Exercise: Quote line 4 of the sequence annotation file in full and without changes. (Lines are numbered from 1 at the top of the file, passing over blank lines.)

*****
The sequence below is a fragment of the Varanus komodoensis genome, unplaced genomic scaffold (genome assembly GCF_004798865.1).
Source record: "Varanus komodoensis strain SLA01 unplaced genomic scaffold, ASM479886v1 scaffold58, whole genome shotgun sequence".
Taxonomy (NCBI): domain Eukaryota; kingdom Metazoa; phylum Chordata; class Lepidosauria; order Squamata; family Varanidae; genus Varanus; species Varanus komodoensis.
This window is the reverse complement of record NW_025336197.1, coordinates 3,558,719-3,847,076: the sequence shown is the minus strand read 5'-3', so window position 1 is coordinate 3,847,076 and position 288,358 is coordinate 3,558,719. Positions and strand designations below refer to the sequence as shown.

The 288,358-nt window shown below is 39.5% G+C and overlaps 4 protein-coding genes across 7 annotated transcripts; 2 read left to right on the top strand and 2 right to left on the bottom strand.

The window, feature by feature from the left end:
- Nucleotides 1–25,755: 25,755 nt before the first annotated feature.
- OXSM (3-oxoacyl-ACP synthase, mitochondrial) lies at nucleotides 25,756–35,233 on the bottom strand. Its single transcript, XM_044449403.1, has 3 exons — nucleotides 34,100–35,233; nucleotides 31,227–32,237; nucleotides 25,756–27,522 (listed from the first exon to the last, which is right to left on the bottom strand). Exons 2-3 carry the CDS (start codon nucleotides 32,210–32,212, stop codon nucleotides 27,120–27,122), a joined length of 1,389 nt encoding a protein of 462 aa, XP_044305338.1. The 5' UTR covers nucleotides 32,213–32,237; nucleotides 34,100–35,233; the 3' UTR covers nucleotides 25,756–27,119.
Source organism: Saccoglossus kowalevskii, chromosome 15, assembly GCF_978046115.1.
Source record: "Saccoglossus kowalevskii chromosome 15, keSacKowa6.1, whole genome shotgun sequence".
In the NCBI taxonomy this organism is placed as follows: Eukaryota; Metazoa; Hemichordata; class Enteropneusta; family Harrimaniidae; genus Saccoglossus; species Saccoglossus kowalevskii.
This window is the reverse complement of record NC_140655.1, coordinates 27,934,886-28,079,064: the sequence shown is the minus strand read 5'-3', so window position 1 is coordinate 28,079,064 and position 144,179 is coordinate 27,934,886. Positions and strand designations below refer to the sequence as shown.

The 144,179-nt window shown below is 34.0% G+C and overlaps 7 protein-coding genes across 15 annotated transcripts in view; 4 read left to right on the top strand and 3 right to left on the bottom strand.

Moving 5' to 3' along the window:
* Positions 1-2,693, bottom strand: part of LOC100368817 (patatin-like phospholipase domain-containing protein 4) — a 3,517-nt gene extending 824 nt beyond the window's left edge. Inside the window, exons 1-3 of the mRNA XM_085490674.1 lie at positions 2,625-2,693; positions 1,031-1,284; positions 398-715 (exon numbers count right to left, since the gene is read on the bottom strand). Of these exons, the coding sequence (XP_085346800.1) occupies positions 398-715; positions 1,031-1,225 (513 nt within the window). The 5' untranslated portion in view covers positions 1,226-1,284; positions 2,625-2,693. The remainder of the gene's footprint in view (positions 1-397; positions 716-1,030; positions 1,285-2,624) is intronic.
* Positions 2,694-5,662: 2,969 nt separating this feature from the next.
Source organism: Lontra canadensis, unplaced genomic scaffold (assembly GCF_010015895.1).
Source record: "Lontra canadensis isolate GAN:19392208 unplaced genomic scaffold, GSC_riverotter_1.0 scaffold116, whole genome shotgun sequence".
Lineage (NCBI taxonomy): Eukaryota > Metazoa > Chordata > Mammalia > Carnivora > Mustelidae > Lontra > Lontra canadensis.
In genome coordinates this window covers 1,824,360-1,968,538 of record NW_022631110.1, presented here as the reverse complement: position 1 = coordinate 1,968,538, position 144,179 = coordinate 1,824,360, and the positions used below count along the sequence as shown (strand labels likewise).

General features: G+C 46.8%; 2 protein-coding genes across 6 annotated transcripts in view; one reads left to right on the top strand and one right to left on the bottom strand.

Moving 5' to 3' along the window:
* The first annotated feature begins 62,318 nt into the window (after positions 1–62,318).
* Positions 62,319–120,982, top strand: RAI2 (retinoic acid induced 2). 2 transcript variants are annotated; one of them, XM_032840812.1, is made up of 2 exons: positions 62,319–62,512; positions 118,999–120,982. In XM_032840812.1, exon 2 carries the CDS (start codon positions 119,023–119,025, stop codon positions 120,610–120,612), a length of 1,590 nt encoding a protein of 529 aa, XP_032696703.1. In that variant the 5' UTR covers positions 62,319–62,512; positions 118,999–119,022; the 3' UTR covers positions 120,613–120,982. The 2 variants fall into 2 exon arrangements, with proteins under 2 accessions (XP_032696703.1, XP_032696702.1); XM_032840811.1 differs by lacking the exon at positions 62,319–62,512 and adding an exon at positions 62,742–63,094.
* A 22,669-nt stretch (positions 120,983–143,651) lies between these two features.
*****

This window is the reverse complement of record NW_025336197.1, coordinates 3,558,719-3,847,076: the sequence shown is the minus strand read 5'-3', so window position 1 is coordinate 3,847,076 and position 288,358 is coordinate 3,558,719. Positions and strand designations below refer to the sequence as shown.